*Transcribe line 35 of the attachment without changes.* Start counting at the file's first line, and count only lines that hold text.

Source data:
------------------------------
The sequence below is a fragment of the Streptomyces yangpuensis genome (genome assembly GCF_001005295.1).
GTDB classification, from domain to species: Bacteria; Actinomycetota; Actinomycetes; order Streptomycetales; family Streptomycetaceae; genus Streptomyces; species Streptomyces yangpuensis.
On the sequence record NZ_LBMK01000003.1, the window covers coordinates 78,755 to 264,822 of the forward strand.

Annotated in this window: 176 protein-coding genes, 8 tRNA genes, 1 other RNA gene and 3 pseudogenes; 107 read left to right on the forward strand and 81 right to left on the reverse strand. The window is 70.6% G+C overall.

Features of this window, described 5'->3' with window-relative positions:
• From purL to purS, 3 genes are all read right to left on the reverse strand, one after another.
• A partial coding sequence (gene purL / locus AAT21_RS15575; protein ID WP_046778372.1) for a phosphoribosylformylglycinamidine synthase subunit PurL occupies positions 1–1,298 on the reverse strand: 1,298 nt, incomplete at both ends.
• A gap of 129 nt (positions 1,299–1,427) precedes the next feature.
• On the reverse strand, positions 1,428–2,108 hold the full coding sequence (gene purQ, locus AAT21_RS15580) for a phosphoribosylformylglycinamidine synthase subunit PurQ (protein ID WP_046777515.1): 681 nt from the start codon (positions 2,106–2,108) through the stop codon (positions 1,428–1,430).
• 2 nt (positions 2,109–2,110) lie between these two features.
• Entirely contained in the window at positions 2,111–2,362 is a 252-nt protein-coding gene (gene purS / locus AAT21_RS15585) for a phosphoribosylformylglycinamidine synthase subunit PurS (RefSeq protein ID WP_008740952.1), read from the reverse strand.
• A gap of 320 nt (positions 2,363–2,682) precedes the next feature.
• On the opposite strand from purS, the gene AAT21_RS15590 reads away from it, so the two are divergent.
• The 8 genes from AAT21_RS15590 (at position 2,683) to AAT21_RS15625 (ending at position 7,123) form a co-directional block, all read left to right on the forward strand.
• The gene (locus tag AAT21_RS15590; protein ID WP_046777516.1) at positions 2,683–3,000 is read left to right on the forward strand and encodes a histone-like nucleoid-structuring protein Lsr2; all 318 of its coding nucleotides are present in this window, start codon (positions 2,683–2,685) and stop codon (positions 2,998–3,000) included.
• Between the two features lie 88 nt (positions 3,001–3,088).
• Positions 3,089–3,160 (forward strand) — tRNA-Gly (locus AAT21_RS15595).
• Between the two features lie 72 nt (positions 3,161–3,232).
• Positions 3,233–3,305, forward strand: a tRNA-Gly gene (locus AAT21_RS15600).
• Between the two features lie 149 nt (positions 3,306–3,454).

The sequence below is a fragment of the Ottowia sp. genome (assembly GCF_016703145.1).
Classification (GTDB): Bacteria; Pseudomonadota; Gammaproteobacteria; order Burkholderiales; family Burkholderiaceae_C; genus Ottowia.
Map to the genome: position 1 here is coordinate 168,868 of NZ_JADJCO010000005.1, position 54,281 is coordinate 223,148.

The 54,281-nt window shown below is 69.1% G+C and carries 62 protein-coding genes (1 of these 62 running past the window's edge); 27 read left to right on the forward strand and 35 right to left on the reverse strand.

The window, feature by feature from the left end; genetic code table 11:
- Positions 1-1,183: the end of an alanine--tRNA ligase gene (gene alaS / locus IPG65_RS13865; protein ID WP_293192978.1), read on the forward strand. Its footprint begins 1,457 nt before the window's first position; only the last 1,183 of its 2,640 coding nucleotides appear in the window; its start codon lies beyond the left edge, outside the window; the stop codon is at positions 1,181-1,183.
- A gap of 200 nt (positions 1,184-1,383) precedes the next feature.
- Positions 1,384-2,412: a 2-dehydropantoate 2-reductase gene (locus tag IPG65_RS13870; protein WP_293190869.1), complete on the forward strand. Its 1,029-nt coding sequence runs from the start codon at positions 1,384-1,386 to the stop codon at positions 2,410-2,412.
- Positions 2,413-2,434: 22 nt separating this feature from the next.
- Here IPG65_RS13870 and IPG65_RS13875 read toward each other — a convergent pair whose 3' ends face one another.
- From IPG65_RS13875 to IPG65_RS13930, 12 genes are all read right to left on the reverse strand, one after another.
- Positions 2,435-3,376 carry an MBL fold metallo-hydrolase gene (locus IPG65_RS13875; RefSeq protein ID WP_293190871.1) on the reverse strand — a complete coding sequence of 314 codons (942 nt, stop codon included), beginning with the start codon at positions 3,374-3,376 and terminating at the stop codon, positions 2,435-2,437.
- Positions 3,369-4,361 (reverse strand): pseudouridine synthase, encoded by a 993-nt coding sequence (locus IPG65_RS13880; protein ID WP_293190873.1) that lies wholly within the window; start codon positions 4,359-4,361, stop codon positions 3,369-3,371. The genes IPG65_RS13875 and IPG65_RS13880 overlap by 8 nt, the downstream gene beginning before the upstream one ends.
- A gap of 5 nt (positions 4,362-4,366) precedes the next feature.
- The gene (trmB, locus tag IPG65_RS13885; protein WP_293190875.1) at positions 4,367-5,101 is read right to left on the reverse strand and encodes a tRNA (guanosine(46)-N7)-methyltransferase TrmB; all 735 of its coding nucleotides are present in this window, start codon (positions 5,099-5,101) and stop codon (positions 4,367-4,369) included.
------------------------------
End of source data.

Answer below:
- The gene (trmB, locus tag IPG65_RS13885; protein WP_293190875.1) at positions 4,367-5,101 is read right to left on the reverse strand and encodes a tRNA (guanosine(46)-N7)-methyltransferase TrmB; all 735 of its coding nucleotides are present in this window, start codon (positions 5,099-5,101) and stop codon (positions 4,367-4,369) included.